Highlights this week: Bronze Copper, Fiery Skipper, Common Wood-nymph, Gray Comma, Juniper Hairstreak, Carolina Satyr, Hessel’s Hairstreak, Ocola Skipper, Clouded Skipper, Hickory Hairstreak
This week saw emergence of second broods of some butterflies we missed in their first generation this season. Bronze Copper, Gray Comma, and Carolina Satyr all showed up, albeit tardily, on observation lists in the area this week.
Some evidence of migration also popped up in the week’s rolls, including Little Yellow, Cloudless Sulphur, and building numbers of American Snouts (which could be recent migrants or progeny of earlier arrivals). Ocola Skipper and Clouded Skipper both showed up this week, more or less right on time. It’s interesting to note that Clouded Skipper typically shows up just as bindweeds and morning glories begin to bloom for the summer, and one often finds the skippers deep in the throats of these large, tubular corollas. Fiery Skipper seems to be overspreading the region.
Satyrium species have generally been slow to arrive this season, but observers this week picked up Edwards’ Hairstreak, which we usually expect in early June. Coral Hairstreaks are enjoying a pretty good year, apparently, with half a dozen fresh ones on milkweed spotted on the Eastern Shore along with a fresh Striped Hairstreak. Banded Hairstreaks were a bit more common. And the discovery of a Hessel’s Hairstreak in Delaware even made the WHYY news (thanks to Tom Stock for the news tip)! A Hickory Hairstreak in VA just made it into the Almanac region.
The current flight of Eastern Tiger Swallowtail is a real mixed bag, with tattered individuals of the last flight shoulder to shoulder on buttonbush and buddleia with freshly emerged ones, and with lots of late instar caterpillars still feeding. Zebra Swallowtails were the most abundant butterfly in their habitat on the Eastern Shore of MD this week. Otherwise swallowtails were harder to come by, being mostly between broods.
Not much new on the pierid front not already noted except for a few more Sleepy Oranges. Very low numbers for this species and the aforementioned Cloudless Sulphurs so far this season.
There’s rather a mini-irruption of Red Admirals on some parts of MD’s Eastern Shore just now, a butterfly that has been rather uncommon so far this season. Both Painted and American Ladies were flying this week, with Painted especially more common that normal for the region. Fresh Eastern Commas and Question Marks were noted; they’ll soon make themselves scarce as they aestivate for the hottest days of summer. Common Wood-nymphs were widely reported. For the most part, Little Wood Satyr first brood adults have disappeared; on the Eastern Shore, a fresh flight began just this week. All the expected greater fritillaries were recorded this week, including Atlantis and Aphrodite, along the Appalachian spine. Appalachian Brown numbers grew again this week, while Northern Pearly-eyes were down slightly. Several folks reported Baltimore Checkerspots.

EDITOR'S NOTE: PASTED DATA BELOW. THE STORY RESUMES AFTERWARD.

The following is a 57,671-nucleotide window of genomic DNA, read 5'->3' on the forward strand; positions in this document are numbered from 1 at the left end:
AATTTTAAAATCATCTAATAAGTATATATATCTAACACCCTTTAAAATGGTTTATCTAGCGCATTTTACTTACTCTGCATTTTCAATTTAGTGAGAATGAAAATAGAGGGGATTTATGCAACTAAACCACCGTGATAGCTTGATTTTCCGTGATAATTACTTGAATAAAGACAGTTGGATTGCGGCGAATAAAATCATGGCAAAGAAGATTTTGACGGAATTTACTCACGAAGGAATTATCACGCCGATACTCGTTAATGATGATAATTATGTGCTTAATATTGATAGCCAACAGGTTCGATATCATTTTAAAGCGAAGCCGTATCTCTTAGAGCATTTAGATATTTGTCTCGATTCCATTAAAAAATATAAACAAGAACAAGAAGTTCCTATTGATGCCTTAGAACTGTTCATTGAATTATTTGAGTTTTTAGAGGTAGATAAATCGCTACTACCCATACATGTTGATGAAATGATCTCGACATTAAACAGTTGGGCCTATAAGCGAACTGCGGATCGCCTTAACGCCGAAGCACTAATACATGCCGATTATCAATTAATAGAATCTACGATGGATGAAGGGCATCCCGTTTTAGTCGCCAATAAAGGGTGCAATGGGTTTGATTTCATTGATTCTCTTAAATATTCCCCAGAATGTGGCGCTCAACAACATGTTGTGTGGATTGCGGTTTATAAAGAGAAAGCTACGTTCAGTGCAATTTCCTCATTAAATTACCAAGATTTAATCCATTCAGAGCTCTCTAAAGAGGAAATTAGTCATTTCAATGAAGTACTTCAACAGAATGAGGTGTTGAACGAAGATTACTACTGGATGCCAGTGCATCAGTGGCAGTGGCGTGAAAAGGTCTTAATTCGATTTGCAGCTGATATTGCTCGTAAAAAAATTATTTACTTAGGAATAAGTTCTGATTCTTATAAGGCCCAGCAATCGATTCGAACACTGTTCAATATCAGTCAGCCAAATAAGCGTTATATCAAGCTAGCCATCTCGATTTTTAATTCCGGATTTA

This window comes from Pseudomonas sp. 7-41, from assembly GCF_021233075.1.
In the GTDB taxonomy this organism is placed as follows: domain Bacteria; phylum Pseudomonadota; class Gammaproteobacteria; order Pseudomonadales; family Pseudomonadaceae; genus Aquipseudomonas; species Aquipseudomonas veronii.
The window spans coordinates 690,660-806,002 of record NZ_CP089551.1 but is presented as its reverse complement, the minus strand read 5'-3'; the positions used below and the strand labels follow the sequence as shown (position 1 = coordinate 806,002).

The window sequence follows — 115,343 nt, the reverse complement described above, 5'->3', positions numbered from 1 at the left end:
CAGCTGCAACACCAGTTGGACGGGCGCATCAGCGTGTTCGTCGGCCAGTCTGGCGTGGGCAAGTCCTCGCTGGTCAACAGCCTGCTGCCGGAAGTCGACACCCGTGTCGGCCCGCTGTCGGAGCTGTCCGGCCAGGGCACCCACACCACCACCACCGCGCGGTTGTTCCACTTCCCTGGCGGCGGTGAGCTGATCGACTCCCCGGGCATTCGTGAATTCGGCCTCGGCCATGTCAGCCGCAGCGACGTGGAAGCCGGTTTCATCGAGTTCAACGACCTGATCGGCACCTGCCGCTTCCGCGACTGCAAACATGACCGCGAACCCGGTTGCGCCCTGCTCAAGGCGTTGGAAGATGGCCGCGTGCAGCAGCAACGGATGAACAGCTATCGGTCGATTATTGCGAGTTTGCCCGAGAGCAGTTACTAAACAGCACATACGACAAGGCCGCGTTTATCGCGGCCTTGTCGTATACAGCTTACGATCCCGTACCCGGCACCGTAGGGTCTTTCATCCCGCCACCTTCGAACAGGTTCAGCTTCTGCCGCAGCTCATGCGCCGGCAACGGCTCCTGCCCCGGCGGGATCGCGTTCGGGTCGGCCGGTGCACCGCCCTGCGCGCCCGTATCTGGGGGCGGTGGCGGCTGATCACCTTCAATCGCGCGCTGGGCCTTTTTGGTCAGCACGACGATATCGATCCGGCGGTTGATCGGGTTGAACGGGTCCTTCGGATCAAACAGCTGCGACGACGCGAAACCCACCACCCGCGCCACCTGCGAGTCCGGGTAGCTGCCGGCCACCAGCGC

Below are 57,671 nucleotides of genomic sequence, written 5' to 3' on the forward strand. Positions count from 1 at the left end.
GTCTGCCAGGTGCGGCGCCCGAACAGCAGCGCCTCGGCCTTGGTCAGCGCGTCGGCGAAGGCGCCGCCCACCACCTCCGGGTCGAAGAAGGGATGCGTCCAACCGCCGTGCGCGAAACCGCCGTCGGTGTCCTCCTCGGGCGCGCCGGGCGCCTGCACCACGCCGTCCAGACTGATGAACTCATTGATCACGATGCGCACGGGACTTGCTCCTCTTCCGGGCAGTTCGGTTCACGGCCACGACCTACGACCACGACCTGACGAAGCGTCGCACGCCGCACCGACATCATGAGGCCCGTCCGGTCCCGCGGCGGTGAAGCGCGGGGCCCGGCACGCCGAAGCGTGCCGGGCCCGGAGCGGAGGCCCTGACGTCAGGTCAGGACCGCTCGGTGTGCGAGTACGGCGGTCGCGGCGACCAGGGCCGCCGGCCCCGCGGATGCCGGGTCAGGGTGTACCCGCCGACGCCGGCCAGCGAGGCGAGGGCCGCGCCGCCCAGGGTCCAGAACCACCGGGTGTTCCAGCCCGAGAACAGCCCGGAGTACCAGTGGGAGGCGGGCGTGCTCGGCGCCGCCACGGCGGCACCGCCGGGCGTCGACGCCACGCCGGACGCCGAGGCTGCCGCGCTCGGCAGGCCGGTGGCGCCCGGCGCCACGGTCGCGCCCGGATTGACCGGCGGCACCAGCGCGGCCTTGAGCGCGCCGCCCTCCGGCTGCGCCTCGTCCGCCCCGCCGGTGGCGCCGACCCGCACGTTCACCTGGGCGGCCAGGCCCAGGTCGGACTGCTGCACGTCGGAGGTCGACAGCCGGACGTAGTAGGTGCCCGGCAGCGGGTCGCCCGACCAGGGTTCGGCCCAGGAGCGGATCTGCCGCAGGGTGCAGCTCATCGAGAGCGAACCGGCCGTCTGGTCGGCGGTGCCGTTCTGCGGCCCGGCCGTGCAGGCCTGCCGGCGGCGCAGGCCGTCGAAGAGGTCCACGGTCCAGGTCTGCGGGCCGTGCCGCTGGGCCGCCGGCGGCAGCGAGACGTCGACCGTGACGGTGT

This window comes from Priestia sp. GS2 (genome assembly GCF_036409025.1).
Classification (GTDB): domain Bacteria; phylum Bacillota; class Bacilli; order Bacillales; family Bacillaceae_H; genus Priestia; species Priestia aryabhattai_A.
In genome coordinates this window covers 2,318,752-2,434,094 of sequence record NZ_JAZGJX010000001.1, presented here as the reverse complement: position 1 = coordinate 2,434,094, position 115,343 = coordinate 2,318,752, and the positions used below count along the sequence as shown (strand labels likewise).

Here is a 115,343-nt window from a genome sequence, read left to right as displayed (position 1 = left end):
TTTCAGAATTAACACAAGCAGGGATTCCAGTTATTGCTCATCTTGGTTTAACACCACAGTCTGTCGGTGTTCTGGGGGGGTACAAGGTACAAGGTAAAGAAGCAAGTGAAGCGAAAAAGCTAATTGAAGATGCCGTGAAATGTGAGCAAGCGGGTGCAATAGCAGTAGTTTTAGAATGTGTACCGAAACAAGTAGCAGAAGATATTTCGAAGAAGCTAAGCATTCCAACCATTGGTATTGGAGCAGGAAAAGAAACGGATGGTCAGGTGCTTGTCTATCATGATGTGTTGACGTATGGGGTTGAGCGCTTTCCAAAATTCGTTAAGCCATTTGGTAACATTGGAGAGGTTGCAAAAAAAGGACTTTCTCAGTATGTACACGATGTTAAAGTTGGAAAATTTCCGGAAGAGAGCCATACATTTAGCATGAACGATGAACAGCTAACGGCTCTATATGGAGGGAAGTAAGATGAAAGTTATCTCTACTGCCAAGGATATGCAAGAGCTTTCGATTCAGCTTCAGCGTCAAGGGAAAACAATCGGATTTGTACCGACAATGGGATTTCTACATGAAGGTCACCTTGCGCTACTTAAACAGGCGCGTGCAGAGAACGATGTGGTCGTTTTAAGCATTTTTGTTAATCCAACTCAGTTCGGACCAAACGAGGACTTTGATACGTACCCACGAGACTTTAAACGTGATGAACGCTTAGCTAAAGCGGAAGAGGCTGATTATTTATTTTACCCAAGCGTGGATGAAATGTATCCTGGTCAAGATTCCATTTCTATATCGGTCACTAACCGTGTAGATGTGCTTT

Prognostications: King’s Hairstreak undoubtedly is flying now, although its limited habitat and annoying habit of going up in the canopy by mid-morning cuts down on the number of observations of this sought-after rarity. Great Purple Hairstreak is also due out (I like to think of Great Purple Hairstreaks and Bronze Coppers as usually flying together in similar habitat, their orange and purple contrast reminding one of the Old Nassau Reaction many of us learned in high school chemistry). The first Brazilian Skippers are imminent, too, especially since the uptick in trade of potted cannas from Florida, which trailed off a bit during the height of COVID.
Food for thought: Given that it is high season for summer counts, I thought you might enjoy this recent article from Ecology and Society about who participates in similar activities in Germany and what their motivations are. Summarizing the results, the authors note that the typical participant of the TMD project (a long-term volunteer count) is close to retirement or already retired, male, does not work professionally in entomology, and holds a university degree. Sounds a lot like the NABA counts!
The weekly Almanac captures sightings and butterfly news from the heart of the mid-Atlantic, roughly 3 hours in any direction from DC. Share your observations and questions about regional butterflies here as a comment or, if you’re in Maryland or DC, on MDLepsOdes, the Google Group for field observations of leps and odonates.